Tuesday, February 01, 2011

Will I Hate Some Movies?

Having written nearly half of the list of 500 movies that I will be watching in my challenge, I am starting to appreciate the sheer variance that are in today's movies.

One of the first things I considered when setting the challenge was whether I would enjoy watching older movies. For example; I really enjoyed Avatar, but is it possible to take the same sense of satisfaction in this day and age when watching some of the 1920's films on the list?

Will King Kong (2005) be
as iconic as the original?
A good way to decide this would be to compare films in the list that are 'original' and 'remakes' of classic stories. King Kong and Beauty And The Beast are two such films with versions that were made over 50 years apart. I can honestly say I will enjoying seeing how advances in cinema have changed and whether special effects are now more important than story telling.

Another aspect I am looking forward to is moving radically from one genre to another. Once I reach 'C', I will be watching the song-filled Carousel followed by the gore-filled Carrie. Even before that - in 'B' - the based-on-real-events crime movie Badlands will be followed by a film I saw when I was barely out of nappies - Bambi.

Finally, I have noticed one issue with watching the list alphabetically - sequels. With the majority of sequels, they logically follow each other (Toy Story 1, 2 & 3), but in my travels through the list I have noticed that The Trilogy of the Dead franchise will be a mismatch - Dawn of the Dead and Day of the Dead will be in order, but the film that starts the franchise - Night of the Living Dead -  will be over 100 films behind. Can anyone suggest if this will be a problem?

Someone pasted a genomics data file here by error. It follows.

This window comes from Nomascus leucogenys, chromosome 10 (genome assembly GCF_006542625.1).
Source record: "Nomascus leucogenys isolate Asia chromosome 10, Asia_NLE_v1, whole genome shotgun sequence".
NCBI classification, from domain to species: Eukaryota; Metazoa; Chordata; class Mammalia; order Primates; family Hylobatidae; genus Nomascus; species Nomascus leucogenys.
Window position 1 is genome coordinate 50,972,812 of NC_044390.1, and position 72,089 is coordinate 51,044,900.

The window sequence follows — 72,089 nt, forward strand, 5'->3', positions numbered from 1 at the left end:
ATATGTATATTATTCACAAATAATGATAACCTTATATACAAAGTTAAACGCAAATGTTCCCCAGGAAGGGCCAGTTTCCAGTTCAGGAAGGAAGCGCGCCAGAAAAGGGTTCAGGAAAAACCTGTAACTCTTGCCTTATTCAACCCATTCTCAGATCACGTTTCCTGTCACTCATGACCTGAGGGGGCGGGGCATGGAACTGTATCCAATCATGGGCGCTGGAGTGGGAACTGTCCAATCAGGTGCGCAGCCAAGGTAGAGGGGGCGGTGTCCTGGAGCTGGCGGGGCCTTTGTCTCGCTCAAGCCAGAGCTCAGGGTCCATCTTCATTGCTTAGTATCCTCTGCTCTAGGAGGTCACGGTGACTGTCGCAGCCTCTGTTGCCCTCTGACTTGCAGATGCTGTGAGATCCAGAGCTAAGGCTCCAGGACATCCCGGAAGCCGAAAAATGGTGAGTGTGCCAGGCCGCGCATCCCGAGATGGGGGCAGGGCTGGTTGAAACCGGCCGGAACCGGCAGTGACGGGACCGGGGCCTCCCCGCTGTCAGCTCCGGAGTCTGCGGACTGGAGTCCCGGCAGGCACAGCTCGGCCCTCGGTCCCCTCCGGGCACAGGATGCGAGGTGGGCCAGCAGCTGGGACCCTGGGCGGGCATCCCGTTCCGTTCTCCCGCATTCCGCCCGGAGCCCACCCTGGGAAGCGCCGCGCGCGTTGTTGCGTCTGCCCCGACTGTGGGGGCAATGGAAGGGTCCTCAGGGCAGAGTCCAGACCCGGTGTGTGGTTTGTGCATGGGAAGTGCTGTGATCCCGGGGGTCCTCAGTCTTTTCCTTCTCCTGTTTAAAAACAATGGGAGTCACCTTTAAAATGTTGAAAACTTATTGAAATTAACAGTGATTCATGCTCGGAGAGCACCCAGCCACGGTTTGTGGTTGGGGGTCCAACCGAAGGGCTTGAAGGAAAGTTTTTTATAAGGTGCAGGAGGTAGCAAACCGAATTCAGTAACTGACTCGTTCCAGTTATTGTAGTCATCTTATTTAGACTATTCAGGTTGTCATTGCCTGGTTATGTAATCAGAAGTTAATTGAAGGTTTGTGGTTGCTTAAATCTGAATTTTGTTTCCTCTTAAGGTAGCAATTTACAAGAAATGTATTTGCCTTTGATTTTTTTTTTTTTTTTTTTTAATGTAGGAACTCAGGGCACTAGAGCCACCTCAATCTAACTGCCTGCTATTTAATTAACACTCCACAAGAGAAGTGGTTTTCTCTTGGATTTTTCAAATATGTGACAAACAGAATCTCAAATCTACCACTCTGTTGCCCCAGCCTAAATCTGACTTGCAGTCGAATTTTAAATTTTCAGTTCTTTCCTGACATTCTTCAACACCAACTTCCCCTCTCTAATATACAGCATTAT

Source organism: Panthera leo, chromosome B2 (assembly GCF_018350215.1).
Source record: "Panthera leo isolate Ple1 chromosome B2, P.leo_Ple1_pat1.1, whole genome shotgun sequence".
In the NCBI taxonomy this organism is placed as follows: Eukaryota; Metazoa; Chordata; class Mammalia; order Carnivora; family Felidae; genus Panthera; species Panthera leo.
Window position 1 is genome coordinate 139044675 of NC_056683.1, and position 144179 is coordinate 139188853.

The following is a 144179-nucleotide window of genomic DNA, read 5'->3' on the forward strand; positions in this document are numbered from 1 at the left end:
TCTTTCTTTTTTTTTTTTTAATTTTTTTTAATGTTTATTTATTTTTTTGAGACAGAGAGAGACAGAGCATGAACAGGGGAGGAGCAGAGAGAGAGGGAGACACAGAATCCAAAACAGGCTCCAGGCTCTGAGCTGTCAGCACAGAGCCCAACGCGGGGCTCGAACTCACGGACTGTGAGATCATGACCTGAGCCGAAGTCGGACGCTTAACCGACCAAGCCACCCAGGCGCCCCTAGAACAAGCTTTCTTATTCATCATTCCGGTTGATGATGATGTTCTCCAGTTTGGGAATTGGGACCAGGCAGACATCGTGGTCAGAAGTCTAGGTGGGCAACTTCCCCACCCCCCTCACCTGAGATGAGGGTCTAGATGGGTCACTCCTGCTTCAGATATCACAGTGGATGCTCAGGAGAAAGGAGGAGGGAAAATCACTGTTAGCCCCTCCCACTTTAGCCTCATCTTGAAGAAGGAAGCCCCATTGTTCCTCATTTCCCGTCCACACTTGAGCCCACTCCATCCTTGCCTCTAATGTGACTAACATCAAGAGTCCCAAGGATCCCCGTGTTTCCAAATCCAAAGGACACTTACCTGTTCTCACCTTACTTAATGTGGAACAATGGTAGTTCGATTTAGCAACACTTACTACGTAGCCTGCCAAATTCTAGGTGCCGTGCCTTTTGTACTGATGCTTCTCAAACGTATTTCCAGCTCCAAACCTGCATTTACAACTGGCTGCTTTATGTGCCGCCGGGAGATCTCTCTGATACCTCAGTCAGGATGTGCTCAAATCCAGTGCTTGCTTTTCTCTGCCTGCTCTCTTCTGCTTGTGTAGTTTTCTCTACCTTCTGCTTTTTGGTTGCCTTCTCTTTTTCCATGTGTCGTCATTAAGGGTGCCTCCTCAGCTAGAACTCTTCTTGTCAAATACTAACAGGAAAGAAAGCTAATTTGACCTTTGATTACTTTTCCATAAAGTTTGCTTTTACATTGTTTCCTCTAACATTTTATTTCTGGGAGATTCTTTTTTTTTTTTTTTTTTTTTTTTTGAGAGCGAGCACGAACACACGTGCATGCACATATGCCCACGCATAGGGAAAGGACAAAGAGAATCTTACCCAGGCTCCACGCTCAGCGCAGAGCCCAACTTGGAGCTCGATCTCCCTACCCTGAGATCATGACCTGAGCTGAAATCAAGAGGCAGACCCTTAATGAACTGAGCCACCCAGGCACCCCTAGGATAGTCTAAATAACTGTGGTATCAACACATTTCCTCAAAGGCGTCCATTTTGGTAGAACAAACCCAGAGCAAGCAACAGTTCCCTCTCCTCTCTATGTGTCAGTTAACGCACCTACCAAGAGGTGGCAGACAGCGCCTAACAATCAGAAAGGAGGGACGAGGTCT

1 comment:

  1. I'm refusing to say which films I don't think should be on the 500 list. I am sorely tempted to, but it will no doubt turn into a mindless, near-incoherent rant. Off the top of my head, I can think of 7 out of the ones I've seen (outside of the challenge).

    You may be surprised by Carrie. It's not gory in the same sense that Saw is gory. There is a LOT of blood, but I don't think you actually see anyone being injured or maimed. If you like, you can borrow the book from me (I think it's only about 3/4" thick), which covers far more of the underlying story than the film does (althought having a seemingly drawn-out writing style, EVERYTHING Stephen King puts in a book adds to the story, which would take a month to show in a film).

    With reference to older films vs new films, I think the vast majority (probably 70-80%, if not more...) of new films are utter crap that will be disregarded by the history books. Older films only made it to production if they were genuinely good in every sense. Although there are more good recent films, I reckon a higher percentage of old films are good.

    Obviously modern special effects add to the overall atmosphere, but the general audience of a modern film is different and would most likely have the view "Don't make me think, I just wanna be entertained." (quoted from Ben Stiller in Dodgeball).